Most of us can keep a secret. It is the people we tell it to who cannot.
I’ve been working on data privacy for close to a decade now. And, in my interactions with various groups of people in the IT industry, I have been surprised to see that quite a few people think that ‘privacy’ and ‘security’ are similar concepts. And to maintain privacy, they believe it is enough to ‘mask a couple of fields’.
When you begin to understand user requirements on the ground, things turn out vastly different. Let me give you a unique example that helps differentiate between privacy and security.
Privacy vis-à-vis Security
In the state of Maharashtra, India, is a village called Shingnapur. It is a pilgrimage site known for ‘Shani’, the Hindu god for planet Saturn, who is believed to punish evil-doers. This belief is so powerful that the villages have no doors to their houses; there are only doorways. The villagers do not keep their valuables under lock and key. And yet no theft is reported in the village. Enthused by this, the United Commercial (UCO) Bank opened a ‘lockless’ branch in the village, the first of its kind in the country ! So much for security! While the houses in the village have no doors, they do have curtains for personal privacy. These Shingnapur residents and their quaint houses teach us some important lessons in security and privacy. Security implies protection from danger or threat; privacy is about keeping information secret. Security and privacy are fundamentally different notions, and should not be confused with each other.
Privacy and Security in the Data World
How does this difference in notions of security and privacy show up in the data world? Here data security boils down to ensuring availability of the data to authorized users and protecting access to the data from unauthorized users. Thus, the security paradigm assumes a clear separation between users and attackers. In fact, if you are not a user, then you are treated as an attacker and dealt with accordingly.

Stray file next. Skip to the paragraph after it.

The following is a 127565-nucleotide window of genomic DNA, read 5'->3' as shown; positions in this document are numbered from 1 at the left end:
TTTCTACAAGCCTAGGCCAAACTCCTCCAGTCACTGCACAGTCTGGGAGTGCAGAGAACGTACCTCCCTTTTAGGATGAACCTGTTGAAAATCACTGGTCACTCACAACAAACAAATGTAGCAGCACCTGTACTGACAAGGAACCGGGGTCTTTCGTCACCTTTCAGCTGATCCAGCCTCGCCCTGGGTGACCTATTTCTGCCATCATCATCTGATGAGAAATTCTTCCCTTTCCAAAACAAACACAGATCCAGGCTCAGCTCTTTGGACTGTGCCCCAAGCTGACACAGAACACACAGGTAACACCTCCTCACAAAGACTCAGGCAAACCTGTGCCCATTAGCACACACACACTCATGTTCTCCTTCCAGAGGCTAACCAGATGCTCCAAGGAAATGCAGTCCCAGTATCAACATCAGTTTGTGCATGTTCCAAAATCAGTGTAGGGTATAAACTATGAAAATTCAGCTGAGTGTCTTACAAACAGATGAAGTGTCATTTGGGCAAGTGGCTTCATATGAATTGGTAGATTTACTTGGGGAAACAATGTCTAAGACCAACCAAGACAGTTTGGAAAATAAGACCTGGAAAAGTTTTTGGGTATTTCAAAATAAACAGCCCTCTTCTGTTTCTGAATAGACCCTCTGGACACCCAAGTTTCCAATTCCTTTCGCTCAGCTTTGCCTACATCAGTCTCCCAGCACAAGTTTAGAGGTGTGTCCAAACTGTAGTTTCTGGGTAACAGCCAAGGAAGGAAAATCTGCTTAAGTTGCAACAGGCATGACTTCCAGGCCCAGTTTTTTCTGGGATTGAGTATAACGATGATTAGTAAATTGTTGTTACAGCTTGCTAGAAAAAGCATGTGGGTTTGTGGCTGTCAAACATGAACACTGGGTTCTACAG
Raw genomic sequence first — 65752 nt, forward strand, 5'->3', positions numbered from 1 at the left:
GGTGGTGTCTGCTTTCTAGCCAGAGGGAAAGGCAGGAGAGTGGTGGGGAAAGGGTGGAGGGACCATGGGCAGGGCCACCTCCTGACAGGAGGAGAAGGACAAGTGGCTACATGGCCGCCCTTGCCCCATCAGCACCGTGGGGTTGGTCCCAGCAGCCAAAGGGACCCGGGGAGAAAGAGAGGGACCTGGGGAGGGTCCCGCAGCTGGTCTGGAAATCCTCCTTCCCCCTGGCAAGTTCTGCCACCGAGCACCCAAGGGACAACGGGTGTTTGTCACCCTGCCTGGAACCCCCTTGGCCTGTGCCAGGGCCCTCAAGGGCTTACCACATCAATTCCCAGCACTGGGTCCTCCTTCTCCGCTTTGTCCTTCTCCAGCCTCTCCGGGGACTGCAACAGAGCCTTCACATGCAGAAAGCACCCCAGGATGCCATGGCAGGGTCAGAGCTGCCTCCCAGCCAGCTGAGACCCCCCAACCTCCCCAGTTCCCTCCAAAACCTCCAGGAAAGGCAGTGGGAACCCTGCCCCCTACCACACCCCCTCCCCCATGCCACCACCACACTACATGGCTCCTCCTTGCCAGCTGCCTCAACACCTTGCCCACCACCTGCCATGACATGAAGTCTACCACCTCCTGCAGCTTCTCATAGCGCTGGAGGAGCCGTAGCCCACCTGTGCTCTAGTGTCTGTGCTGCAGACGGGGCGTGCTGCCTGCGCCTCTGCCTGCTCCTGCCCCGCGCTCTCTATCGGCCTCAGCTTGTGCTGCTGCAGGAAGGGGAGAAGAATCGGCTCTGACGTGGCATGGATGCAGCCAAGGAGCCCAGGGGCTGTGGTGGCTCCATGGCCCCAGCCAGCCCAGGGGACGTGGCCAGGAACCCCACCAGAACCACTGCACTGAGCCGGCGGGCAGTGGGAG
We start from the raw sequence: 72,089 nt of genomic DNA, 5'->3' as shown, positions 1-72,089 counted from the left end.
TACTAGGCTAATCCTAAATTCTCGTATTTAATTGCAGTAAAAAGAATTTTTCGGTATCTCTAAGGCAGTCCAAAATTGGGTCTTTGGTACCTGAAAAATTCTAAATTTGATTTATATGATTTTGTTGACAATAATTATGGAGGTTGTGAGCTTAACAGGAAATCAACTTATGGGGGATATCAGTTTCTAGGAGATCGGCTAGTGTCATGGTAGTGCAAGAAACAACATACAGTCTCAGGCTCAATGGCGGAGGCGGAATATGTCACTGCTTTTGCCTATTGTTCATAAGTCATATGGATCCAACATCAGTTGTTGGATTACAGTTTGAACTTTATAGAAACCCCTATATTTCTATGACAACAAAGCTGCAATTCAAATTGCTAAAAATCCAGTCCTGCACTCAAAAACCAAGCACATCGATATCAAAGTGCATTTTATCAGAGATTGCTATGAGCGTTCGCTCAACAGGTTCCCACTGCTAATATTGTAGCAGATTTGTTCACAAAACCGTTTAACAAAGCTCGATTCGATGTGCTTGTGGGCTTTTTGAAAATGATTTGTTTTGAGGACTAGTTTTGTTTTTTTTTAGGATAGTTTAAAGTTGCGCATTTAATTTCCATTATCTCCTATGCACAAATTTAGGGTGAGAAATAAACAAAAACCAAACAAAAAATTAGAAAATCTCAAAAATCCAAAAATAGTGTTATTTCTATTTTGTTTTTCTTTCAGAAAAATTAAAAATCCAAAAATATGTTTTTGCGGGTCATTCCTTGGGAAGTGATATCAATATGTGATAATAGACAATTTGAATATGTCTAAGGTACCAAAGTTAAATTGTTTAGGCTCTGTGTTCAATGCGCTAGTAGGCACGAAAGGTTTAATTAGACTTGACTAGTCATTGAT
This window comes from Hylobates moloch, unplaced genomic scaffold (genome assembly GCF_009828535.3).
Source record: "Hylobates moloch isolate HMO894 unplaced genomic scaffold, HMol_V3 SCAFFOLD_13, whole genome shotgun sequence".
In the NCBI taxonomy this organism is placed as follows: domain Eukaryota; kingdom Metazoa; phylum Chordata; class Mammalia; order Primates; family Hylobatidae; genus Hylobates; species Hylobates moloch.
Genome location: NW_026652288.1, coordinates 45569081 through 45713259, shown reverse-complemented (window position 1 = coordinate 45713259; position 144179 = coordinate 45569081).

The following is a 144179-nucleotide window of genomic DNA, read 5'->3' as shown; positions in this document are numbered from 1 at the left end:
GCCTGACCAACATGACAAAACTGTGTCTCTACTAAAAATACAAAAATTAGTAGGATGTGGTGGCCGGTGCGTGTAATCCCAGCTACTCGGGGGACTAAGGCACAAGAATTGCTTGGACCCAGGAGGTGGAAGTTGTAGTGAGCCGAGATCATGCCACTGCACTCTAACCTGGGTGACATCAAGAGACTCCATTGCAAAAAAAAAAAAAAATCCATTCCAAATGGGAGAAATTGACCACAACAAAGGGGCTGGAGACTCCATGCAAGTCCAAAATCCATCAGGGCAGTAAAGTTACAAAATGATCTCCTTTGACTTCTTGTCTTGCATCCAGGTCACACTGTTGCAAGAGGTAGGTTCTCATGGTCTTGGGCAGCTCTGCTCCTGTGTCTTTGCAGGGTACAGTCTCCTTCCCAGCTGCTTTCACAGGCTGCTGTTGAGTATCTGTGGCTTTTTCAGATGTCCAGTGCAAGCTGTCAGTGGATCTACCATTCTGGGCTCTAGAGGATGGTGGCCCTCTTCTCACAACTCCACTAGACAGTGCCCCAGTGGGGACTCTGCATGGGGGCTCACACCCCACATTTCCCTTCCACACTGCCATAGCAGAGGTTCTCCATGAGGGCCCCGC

Things start getting trickier in the privacy paradigm. As long as the data is used for the intended purpose for which it was originally shared, all is fine. But if the same user were to use it for any unintended purpose, then he turns into an attacker. Thus users are attackers too, depending on the intent of use.
The Data Privacy Problem
Take for instance a set of data that comprises details of patients. This information could include medical details, payment details (such as credit card information), and personal information (such as age and address). Let us assume that an authorized person who needs access to the medical details of the patients should not have access to some of the other information; but at the same time will have access to selective information to enable identification of the individuals in the database. What data should be shared to ensure that work is carried out effectively, while ensuring that individual privacy concerns are met?
For example, a nurse may need the name and the medical details, but not the bank or payment details; the accounts department may not need all medical details, but may need payment details; the IT company which tests or builds the application may need to view all fields, but may not need the real data. This implies that, almost always, data cannot be shared as is. This, in a nutshell, is the data privacy problem.
My team has been working with Stanford University’s team at the National Science Foundation’s TRUST Center on questions of privacy and security. We work with various data formats – documents, speech, databases, and so on. Our work aims at finding the right balance between the two extremes of fully disclosed and completely withheld data that preserves both data privacy and its utility – to give users access to good data and at the same time stop them from becoming attackers.
At the TCS Innovation Forum in Cincinnati on May 21, I will speak on data privacy with respect to the phenomenon of the Internet of Things (IoT). For example, data evolves and passes through multiple administrative domains involving multiple stakeholders, thus making the control of data flow and usage nearly impossible. Given that juxtaposition of multiple, and seemingly unrelated points of data, can become personal information, as events are reviewed in the spatio-temporal context, the definition of what is to be considered as Personally Identifiable Information (PII) – the cornerstone of almost all privacy regulations worldwide – starts getting trickier. Therefore, privacy schemes need to take a holistic approach involving not only advanced cryptography, protocols but also the behavior and contexts of the entities involved.
How does your organization or research view the problem of data privacy?
This blog post is based on a published paper. The paper can be accessed here: